Always nail in the center of the slot. WARNING: Do not nail at the end of a slot! Doing so will cause the siding panel to be permanently damaged. If you must nail near the end of a slot to hit a stud, etc., extend the length of the slot with a nail slot punch tool.
Do not drive the head of the nail tightly against the siding nail hem. Allow 1/32” (about the thickness of a dime) clearance between the nail head and the siding panel. Drive nails straight and level to prevent distortion and buckling of the panel.
Leave a minimum of 1/4” clearance at all openings and accessory channel stops to allow for normal expansion and contraction. When installing in temperatures below 40oF, increase minimum clearance to 3/8”.
Do not caulk the panels where they meet the receiver of inside corner posts, outside corner posts, or J-Channel. Do not caulk the overlap joints.
Do not face-nail or staple through the siding. Vinyl siding expands and contracts with outside temperature changes. Face-nailing can result in ripples in the siding.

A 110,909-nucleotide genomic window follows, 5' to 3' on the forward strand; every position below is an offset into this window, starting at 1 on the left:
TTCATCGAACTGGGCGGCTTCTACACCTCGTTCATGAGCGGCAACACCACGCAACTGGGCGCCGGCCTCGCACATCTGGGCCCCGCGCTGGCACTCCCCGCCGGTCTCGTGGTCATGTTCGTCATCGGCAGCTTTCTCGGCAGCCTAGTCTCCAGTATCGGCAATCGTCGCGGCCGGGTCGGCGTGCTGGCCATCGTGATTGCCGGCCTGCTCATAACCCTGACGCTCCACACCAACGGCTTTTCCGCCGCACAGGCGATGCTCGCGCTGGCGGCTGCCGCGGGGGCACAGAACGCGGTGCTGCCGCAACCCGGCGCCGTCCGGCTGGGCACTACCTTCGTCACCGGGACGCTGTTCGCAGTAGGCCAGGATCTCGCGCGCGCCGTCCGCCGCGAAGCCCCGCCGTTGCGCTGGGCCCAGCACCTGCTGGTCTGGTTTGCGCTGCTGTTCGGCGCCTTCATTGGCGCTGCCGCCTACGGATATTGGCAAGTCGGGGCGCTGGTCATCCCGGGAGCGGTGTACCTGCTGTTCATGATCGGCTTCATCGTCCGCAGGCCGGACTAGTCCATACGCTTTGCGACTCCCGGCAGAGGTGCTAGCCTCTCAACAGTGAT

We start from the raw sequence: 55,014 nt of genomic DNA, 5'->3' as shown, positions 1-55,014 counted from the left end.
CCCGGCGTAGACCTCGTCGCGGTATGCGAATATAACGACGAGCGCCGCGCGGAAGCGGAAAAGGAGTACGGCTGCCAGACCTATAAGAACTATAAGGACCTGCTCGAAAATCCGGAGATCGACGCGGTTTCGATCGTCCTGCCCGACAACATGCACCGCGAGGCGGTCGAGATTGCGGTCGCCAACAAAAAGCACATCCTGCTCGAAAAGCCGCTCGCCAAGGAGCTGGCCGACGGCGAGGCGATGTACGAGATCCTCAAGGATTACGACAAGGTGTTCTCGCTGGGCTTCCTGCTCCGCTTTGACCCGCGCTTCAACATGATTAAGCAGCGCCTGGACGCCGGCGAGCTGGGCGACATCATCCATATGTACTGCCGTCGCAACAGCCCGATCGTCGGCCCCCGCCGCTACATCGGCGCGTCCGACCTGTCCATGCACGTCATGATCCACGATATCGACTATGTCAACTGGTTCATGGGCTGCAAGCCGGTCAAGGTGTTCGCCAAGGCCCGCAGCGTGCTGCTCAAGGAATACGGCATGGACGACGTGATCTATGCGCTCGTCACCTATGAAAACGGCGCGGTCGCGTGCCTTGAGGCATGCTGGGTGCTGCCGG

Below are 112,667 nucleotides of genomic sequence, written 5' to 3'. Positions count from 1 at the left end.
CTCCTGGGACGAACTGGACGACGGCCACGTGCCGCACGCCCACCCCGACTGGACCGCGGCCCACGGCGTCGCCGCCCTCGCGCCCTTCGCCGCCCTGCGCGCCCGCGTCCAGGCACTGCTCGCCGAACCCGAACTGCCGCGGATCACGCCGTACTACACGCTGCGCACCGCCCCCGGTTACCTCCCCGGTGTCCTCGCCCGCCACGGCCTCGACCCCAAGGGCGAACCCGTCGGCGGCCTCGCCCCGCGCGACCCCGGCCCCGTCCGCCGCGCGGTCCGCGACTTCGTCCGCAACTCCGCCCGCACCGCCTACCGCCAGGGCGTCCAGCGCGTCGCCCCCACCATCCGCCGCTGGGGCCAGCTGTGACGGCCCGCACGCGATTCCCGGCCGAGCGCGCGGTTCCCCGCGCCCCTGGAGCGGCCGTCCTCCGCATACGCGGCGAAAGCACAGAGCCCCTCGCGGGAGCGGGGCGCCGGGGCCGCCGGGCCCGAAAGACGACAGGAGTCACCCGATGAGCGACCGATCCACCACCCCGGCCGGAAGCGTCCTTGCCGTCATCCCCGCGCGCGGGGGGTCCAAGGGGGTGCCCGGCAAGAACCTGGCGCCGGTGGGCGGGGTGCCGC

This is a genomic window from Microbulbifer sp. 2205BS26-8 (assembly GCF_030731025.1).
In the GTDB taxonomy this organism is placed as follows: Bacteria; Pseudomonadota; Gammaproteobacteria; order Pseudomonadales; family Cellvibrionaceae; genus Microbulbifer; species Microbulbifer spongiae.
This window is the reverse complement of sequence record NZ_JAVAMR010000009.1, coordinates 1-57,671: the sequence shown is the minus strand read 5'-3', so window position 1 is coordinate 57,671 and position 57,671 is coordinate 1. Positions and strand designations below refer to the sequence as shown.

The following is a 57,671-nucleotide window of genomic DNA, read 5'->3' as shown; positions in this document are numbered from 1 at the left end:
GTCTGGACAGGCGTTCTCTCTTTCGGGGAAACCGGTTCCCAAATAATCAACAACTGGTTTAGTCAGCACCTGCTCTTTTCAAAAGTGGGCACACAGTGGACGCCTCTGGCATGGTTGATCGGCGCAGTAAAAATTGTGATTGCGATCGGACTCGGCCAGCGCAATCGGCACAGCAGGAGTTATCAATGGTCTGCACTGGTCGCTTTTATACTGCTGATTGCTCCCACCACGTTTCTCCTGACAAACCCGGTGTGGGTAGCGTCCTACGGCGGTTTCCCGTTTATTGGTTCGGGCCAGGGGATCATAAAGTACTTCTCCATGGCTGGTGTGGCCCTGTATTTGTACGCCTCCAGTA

When residing, furring or removal of uneven original siding may be necessary.
In new construction, avoid the use of green lumber as the underlayment. Keep in mind that siding can only be as straight and stable as what lies under it.
Basic Installation Tools and Equipment
Common hand tools, such as a hammer, fine-tooth saw, square, chalk line, level, and tape measure are needed for proper installation. Safety glasses are recommended for eye protection. Other basic tools include:
Power Saw - A bench or radial-arm power saw can speed the cutting of the siding. A fine-tooth blade (12 to 16 teeth per inch) should be used with the blade installed in the reverse direction.